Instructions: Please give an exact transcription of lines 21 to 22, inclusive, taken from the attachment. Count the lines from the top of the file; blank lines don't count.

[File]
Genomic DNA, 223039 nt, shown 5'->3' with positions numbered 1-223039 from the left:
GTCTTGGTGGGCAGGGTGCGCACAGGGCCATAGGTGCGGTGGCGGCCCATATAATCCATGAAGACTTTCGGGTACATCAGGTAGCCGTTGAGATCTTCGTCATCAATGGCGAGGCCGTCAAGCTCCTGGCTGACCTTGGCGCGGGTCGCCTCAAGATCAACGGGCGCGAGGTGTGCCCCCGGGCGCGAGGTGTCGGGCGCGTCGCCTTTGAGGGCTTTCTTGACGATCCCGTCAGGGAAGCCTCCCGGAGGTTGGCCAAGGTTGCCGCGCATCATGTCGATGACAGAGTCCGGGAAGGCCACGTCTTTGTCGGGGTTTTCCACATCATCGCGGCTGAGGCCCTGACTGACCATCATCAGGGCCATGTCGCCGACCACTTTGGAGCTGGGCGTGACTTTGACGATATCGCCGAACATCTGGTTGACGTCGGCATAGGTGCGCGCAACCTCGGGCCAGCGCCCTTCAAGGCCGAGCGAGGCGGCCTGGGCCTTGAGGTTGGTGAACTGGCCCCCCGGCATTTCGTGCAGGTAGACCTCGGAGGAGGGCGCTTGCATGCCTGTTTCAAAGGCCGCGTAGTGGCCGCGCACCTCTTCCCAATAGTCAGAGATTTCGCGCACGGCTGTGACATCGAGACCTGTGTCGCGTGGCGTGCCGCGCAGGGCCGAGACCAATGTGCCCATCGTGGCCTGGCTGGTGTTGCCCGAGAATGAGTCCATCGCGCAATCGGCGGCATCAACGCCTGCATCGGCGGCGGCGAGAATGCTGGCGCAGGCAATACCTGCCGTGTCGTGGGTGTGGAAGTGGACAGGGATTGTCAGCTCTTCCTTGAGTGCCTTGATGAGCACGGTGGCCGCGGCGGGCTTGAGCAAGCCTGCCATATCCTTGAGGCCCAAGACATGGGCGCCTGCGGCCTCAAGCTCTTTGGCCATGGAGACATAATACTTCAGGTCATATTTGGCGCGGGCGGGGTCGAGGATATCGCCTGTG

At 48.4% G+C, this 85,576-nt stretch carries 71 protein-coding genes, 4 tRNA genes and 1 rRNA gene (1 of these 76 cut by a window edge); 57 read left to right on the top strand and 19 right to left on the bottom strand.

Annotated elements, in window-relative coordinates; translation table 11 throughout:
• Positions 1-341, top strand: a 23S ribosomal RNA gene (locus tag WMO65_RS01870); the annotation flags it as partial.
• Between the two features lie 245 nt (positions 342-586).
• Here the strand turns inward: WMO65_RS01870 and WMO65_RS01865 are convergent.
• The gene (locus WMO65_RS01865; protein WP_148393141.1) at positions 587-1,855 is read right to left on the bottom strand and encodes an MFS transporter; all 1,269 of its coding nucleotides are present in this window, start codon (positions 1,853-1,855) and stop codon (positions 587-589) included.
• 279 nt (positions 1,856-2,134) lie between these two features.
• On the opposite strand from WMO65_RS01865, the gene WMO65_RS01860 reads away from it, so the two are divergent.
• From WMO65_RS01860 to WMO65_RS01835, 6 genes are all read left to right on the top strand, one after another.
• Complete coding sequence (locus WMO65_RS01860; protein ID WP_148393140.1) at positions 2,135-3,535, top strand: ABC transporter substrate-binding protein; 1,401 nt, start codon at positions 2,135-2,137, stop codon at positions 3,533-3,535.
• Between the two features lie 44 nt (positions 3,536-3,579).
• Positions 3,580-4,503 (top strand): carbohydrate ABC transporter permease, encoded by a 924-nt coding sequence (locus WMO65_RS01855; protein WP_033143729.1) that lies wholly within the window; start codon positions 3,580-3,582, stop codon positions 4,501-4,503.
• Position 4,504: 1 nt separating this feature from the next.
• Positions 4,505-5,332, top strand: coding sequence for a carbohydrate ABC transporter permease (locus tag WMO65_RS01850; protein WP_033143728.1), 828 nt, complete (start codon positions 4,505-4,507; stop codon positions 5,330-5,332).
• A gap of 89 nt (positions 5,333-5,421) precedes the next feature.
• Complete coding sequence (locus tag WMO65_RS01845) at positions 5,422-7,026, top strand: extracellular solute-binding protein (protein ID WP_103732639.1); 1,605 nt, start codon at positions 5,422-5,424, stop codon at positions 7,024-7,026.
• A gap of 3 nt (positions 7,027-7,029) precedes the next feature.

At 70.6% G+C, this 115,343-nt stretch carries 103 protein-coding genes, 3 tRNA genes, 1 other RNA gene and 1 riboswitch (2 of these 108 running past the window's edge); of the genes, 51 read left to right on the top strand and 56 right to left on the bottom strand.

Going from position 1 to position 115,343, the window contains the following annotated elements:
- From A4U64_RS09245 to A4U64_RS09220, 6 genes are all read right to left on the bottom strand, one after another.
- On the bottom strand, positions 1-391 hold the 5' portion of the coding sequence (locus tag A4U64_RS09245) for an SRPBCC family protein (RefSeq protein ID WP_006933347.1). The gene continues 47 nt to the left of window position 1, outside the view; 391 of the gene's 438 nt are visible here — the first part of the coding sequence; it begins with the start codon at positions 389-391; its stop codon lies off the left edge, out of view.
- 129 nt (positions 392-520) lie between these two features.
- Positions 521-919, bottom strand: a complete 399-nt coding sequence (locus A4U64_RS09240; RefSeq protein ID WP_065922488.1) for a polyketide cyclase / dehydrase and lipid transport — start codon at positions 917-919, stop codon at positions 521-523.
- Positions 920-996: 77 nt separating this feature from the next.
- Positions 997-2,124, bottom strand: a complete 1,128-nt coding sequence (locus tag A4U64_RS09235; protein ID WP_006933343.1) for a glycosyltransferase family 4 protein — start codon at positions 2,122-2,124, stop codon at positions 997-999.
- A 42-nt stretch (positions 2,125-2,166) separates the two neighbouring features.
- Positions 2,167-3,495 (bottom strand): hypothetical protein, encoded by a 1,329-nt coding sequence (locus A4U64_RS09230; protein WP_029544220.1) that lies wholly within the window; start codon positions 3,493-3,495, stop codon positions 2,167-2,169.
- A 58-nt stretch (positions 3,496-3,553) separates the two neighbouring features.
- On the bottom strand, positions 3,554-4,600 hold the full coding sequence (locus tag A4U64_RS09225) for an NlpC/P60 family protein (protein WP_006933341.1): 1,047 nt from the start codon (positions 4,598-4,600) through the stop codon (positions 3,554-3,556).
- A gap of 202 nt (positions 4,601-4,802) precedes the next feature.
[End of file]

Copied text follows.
Going from position 1 to position 115,343, the window contains the following annotated elements:
- From A4U64_RS09245 to A4U64_RS09220, 6 genes are all read right to left on the bottom strand, one after another.